Customer Experience News & Trends

4 signs a bad customer service employee won’t improve (and needs to be shown the door)

Most under-performing employees get better before customer satisfaction gets worse. But there are a few who will never improve. This is how to identify and get rid of them.

Don’t get us wrong: They aren’t bad people. They just aren’t good at delivering a great customer experience at your organization.

So the sooner can you identify that they will never get better — within your company, at least — it’s better for both of you. The poor performer can get right to pursuing a position that fits his or her abilities and personality best — and you can maintain service levels with the right people working on the front line.

Know when to let go

This is how you’ll know there’s no hope a customer service rep will ever perform up to snuff:

  • Promises are broken. Good employees promise to change when their shortcomings come to light — and follow an action plan. Reps who promise and take no action — especially when it’s laid out for them — will not get better. They lack a commitment to change.
  • Excuses are made. Instead of changing, the worst reps make excuses why they can’t follow through. That often leads to pleads for second and third chances.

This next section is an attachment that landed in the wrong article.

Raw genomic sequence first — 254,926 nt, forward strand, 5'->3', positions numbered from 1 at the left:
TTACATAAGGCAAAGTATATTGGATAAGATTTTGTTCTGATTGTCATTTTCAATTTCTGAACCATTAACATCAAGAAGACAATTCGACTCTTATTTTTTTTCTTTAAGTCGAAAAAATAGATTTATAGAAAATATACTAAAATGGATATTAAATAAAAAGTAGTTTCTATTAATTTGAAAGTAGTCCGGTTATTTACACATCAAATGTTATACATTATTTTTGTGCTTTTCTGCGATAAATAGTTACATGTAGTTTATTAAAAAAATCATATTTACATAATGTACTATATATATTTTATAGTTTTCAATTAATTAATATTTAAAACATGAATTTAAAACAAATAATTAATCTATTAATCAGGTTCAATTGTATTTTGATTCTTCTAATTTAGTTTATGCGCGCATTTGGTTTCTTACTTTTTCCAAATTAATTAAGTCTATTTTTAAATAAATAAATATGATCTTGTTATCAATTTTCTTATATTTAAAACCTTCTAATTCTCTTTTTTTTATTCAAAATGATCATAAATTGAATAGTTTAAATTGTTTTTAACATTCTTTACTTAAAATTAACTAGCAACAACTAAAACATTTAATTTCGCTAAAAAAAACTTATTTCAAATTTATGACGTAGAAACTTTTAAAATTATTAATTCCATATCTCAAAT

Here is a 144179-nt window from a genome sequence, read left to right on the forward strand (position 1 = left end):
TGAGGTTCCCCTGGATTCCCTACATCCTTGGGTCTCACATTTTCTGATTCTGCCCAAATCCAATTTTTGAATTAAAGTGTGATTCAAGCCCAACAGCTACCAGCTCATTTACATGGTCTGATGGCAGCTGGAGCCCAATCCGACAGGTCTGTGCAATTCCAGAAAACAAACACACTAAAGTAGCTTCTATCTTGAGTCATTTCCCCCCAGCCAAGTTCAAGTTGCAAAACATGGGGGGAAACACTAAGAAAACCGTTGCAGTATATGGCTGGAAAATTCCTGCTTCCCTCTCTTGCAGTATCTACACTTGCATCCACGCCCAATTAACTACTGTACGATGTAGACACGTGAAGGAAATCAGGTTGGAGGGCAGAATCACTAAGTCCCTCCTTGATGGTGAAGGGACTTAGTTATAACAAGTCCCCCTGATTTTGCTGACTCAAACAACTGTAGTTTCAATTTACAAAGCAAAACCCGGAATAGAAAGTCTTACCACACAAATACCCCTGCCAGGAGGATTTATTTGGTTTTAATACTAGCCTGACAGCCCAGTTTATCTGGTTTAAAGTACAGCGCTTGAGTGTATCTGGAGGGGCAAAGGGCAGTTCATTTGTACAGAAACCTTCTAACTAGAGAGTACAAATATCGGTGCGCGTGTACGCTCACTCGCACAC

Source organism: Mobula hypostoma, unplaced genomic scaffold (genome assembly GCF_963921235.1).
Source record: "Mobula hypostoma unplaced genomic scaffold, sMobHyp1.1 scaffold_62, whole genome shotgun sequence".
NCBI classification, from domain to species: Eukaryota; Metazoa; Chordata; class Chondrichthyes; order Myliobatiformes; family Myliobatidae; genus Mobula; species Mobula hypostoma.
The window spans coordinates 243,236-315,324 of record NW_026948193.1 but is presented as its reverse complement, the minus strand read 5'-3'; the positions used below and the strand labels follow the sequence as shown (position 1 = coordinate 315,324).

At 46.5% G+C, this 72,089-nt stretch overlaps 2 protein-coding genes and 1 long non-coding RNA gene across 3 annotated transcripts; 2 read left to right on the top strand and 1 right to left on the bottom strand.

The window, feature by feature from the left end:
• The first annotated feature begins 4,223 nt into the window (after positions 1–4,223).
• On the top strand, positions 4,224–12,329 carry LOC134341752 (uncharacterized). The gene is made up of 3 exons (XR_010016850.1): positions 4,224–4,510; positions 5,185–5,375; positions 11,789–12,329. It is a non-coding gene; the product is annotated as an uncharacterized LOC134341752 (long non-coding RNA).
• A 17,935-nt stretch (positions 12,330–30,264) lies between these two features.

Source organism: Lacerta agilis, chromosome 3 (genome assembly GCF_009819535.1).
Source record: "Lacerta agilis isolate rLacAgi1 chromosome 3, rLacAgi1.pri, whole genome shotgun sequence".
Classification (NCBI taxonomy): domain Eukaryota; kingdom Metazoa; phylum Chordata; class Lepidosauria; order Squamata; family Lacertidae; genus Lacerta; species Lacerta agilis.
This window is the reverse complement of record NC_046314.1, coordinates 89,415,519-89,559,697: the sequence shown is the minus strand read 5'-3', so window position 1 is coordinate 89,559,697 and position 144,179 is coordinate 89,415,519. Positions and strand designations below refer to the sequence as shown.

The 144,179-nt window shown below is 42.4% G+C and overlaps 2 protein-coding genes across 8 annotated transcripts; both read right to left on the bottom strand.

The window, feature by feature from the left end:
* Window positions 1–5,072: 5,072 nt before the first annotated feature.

• Blame is shifted. The excuses get deeper at some point, and poor performers will claim that it’s not their fault that things haven’t gotten better. In fact, it’s probably your fault (or so they’ll claim). They’ll say you haven’t given them enough time or resources. Or they’ll blame colleagues who have undermined them.
  • They ask for acceptance. If you continue to employ poor performers who don’t t try to improve, they’ll likely tell you to accept them for who they are. They might say, “This is just the way I’ve always been” or “I am what I am,” trying to absolve themselves of responsibility for change.

What to do

Ideally, you need to let these kinds of customer service employees go. Their sub-par performance jeopardizes customer relationships.

To fire without fear of legal action, document poor performance over time and any instances of behavior that is dangerous, not acceptable or inappropriate for your workplace. Have employees sign off on those documents so there’s never any question of where an adverse employment action comes from.

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